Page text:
Today, there are still individuals and institutions playing this role but with artists creating their own communities online, it is more common to see their own following turning into their patrons by giving both visibility and economic support to the artist or a specific project.  

6. Copyright

This concept is directly related to law and the rights of artists over their creations. Once an artist has created a piece, they have the full copyright over it, this means: that automatically they have the right to present, create copies, distribute them, or create derivative works from it. An art piece can be sold in a direct transaction or in an auction, it can change hands but the copyright owner may still be the artist if it’s legally established. Copyright not only determines who has the right to use or reproduce an art piece, but who earns the profits and royalties this might produce.

An artist residency can be a turning point in a creator’s career: a chance to work on their craft and connect with other artists.

7: Art Residency

Art residencies are programs for artists to develop their craft. Over a fixed period of time (weeks to months), the artist is provided with a space to work with “ideal” conditions: from new tools to experiment with, to contact with other creators going through a similar process or tutors. An artist may earn a residency by applying and submitting their past work or a project they want to develop. Residencies are not only for creating new art, but they are also a place to create without daily life distractions, a space for artists to recognize their creative process and what they want to do, to experiment and try new things, and they tend to have a long term impact. 

8. Niche

A niche in the art world refers to the type of art piece that appeals to a particular audience that is interested in that specific technique, subject, or theme. Niche art can also refer to the object of desire of that group, the type of art they look for and invest in. Even though this is a concept that is more closely related to the marketing world when applied to art it helps creators understand their role in the market and where their work can grow in demand. 

When talking about an art piece there are seven elements that are certain elements that are used to describe it: from space to color.

9. Elements

In art, just like in science, elements are components that can be mixed to obtain a final result, just that in this scenario the end result is an art piece. The elements are the visual components of art and there are seven of them: line, shape, form, space, texture, value, and color. By knowing them and manipulating them according to its intention and point of view, an artist is able to create a piece of art. Knowing the elements of art helps to understand an artist’s work, what it involves, and the artist’s thoughts about it.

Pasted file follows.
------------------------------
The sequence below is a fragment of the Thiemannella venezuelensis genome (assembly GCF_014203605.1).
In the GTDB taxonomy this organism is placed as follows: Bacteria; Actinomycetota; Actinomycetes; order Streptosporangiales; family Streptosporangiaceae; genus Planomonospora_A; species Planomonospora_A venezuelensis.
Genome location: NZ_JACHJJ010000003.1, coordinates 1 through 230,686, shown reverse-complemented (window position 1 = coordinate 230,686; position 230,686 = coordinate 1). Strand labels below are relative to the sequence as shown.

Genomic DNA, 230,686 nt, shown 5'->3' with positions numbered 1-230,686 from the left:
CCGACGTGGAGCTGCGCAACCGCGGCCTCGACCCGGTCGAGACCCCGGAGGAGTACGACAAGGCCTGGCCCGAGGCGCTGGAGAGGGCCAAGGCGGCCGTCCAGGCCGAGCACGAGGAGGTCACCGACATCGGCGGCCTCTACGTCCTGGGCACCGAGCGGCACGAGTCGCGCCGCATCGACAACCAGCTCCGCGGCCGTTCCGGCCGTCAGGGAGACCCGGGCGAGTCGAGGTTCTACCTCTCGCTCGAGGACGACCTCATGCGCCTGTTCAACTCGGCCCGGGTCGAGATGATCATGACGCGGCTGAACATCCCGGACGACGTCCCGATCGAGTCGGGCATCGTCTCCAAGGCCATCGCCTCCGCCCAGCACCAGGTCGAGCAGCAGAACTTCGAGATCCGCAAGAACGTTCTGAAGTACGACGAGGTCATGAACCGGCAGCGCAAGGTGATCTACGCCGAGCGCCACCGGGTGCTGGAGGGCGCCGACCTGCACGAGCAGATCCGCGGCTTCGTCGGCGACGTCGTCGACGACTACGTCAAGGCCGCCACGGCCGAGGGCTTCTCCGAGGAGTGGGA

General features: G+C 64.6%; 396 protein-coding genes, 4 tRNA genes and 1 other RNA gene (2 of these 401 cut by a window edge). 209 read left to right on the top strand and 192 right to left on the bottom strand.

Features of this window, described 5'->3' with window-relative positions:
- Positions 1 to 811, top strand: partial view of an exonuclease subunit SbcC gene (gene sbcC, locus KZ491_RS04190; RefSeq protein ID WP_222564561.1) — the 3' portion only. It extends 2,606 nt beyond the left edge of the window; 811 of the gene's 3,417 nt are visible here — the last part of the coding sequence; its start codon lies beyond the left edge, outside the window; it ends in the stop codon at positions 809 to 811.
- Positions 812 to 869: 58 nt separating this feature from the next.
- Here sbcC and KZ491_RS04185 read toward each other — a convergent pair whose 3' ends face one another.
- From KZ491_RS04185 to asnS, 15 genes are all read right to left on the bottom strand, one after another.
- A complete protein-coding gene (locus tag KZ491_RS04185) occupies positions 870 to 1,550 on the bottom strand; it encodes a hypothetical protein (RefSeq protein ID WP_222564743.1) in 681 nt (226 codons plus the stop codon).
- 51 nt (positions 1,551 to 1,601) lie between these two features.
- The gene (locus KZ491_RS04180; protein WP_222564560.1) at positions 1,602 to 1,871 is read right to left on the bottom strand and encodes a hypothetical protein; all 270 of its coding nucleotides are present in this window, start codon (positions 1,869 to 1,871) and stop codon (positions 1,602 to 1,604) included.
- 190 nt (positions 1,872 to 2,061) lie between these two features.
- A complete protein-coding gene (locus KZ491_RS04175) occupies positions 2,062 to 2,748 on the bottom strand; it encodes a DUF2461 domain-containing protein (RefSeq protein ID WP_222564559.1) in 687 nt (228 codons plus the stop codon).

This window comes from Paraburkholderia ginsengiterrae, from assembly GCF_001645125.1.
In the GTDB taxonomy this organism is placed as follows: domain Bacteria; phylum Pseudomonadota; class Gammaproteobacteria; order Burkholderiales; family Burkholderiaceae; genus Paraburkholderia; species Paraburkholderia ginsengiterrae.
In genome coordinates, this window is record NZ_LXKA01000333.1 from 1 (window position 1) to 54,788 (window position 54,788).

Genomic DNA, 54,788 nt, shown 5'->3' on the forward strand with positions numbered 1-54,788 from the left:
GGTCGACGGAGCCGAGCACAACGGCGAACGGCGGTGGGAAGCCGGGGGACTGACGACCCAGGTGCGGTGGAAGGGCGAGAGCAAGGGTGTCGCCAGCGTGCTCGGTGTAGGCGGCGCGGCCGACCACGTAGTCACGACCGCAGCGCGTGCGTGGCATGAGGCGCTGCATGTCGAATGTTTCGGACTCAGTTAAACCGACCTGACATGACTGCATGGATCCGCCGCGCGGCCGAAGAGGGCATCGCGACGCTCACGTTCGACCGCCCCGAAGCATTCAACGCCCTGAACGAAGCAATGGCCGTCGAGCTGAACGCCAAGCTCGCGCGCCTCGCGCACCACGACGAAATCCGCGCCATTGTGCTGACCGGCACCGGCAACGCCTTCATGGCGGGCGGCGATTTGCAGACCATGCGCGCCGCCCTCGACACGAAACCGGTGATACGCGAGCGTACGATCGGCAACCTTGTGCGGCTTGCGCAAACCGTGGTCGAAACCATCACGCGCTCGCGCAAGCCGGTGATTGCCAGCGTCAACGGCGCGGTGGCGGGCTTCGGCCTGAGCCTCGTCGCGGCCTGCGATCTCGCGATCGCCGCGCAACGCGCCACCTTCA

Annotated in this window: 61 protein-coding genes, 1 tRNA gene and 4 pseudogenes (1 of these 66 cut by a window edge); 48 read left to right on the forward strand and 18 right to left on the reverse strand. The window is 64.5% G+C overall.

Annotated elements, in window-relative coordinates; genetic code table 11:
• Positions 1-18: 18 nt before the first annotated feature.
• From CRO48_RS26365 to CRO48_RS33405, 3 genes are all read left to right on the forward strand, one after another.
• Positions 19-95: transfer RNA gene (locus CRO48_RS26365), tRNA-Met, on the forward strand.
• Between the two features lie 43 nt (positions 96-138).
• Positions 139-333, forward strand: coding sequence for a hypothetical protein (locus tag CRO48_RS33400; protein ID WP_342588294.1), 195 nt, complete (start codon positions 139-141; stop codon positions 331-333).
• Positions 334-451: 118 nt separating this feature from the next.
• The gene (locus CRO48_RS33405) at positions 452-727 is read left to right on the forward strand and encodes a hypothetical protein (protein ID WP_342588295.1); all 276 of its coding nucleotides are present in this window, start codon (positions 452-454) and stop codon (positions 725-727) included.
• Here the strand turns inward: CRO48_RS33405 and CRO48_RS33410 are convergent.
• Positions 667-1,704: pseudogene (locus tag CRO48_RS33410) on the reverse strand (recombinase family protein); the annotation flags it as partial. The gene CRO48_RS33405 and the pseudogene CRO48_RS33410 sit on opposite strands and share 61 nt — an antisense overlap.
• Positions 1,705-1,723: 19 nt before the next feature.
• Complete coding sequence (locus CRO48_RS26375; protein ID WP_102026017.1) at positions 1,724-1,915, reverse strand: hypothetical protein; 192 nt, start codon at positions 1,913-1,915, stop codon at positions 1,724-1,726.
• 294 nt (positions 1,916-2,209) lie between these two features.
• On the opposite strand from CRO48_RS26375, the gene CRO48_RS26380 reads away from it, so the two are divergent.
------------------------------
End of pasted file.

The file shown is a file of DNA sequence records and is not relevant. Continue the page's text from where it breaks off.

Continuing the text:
10. Mixed media

This term was coined at the beginning of the 20th century to describe certain art pieces that were the result of the combination of different media, mediums or materials, and techniques. For example, an artwork that combines printmaking with a collage of photography and acrylic drippings over canvas can be considered mixed media art. Mixed media sometimes can be confused with multimedia art but these are not synonymous. Multimedia art refers to artworks that mix visual elements with interactive media.

Knowing certain art terms can help you enrich the descriptions of your art pieces.

Art terms and what to do with them

Being able to communicate what you do as an artist and how you do it, is an essential part of sharing your work with the world. Enriching your vocabulary, and learning the history behind certain terms that have been used for centuries in the art world and even those that have come up to describe new techniques and genres is a way to broaden your understanding of the art world.

A clear way learning art terms helps artists: these can be used to polish the description they use to promote their work and make it visible. And we’re not talking only about creating a more professional curatorial or artist statement. Your resume, professional website, and even the description you make of your art pieces can benefit from learning new art terms that improve how you describe your work, techniques, and inspiration. For example, you can use this glossary to enrich your ArtPlacer profile.

When a visitor is taking a look at new artworks it helps to have a full description that goes beyond “acrylic on canvas” and expanding your vocabulary can help you have a better and more effective explanation of what your art piece communicates

Now that you know these essential art terms it’s time to integrate them into your conversations!